pfSense software version 2.4.3 brings security patches, several new features, support for new Netgate hardware models, and stability fixes for issues present in previous pfSense 2.4.x branch releases.

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BSD: LLVM 5.0.2-RC1 and DragonFlyBSD 5.2 RC1

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BSD
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More in Tux Machines

Server: GNU/Linux Dominance in Supercomputers, Windows Dominance in Downtime

  • Five Supercomputers That Aren't Supercomputers
    A supercomputer, of course, isn't really a "computer." It's not one giant processor sitting atop an even larger motherboard. Instead, it's a network of thousands of computers tied together to form a single whole, dedicated to a singular set of tasks. They tend to be really fast, but according to the folks at the International Supercomputing Conference, speed is not a prerequisite for being a supercomputer. But speed does help them process tons of data quickly to help solve some of the world's most pressing problems. Summit, for example, is already booked for things such as cancer research; energy research, to model a fusion reactor and its magnetically confined plasma tohasten commercial development of fusion energy; and medical research using AI, centering around identifying patterns in the function and evolution of human proteins and cellular systems to increase understanding of Alzheimer’s, heart disease, or addiction, and to inform the drug discovery process.
  • Office 365 is suffering widespread borkage across Blighty
     

    Some users are complaining that O365 is "completely unusable" with others are reporting a noticeable slowdown, whinging that it's taking 30 minutes to send and receive emails.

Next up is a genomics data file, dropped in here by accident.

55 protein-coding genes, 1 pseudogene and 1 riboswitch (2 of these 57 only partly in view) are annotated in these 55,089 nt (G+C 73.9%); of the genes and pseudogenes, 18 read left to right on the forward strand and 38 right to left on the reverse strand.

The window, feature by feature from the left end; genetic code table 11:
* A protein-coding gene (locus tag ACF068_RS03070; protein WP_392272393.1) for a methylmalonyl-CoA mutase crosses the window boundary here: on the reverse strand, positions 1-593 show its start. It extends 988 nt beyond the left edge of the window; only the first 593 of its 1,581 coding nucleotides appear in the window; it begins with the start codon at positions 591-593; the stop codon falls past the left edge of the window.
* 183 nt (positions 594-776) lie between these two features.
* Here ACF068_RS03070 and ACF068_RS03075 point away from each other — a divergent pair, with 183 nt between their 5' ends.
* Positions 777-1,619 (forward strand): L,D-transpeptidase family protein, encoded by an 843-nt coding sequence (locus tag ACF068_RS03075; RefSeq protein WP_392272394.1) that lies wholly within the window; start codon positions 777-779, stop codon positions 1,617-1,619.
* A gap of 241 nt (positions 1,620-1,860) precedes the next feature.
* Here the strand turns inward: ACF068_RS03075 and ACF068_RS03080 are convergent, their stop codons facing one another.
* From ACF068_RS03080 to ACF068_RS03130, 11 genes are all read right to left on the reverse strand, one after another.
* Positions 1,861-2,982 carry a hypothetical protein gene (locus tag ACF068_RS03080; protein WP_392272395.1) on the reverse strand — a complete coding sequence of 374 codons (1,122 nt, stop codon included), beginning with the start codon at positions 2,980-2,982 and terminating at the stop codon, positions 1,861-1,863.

Google: VR180, Android and the Asus Chromebook Flip C101

Security Leftovers

  • Hackers May Have Already Defeated Apple’s USB Restricted Mode For iPhone
    Recently, the iPhone-maker announced a security feature to prevent unauthorized cracking of iPhones. When the device isn’t unlocked for an hour, the Lightning port can be used for nothing but charging. The feature is a part of the iOS 12 update, which is expected to launch later this month.
  • Cops Are Confident iPhone Hackers Have Found a Workaround to Apple’s New Security Feature
    Apple confirmed to The New York Times Wednesday it was going to introduce a new security feature, first reported by Motherboard. USB Restricted Mode, as the new feature is called, essentially turns the iPhone’s lightning cable port into a charge-only interface if someone hasn’t unlocked the device with its passcode within the last hour, meaning phone forensic tools shouldn’t be able to unlock phones. Naturally, this feature has sent waves throughout the mobile phone forensics and law enforcement communities, as accessing iPhones may now be substantially harder, with investigators having to rush a seized phone to an unlocking device as quickly as possible. That includes GrayKey, a relatively new and increasingly popular iPhone cracking tool. But forensics experts suggest that Grayshift, the company behind the tech, is not giving up yet.
  • How Secure Are Wi-Fi Security Cameras?
  • Trump-Kim Meeting Was a Magnet For Russian Cyberattacks

KDE: Usability and Productivity initiative, Kraft and Konsole

  • This week in Usability & Productivity, part 23
    This has been a bit of a light week for KDE’s Usability and Productivity initiative, probably because everyone’s basking in the warm glow of a well-received release: KDE Plasma 5.13 came out on Tuesday and is getting great reviews!
  • Kraft Version 0.81 Released
    I am happy to announce the release of Kraft version 0.81. Kraft is a Qt based desktop application that helps you to handle documents like quotes and invoices in your small business. Version 0.81 is a bugfix release for the previous version 0.80, which was the first stable release based on Qt5 and KDE Frameworks5. Even though it came with way more new features than just the port, it’s first release has proven it’s stability in day-to-day business now for a few month.
  • Giving Konsole some love
    I started to hack in Konsole, and first I was afraid, I was petrified. You know, touching those hardcore apps that are the center of the KDE Software Collection. I started touching it mostly because some easy to fix bugs weren’t fixed, and as every cool user knows, this is free software. So I could pay for someone to fix my bugs, or I could download the source code and try to figure out what the hell was wrong with it. I choosed the second approach.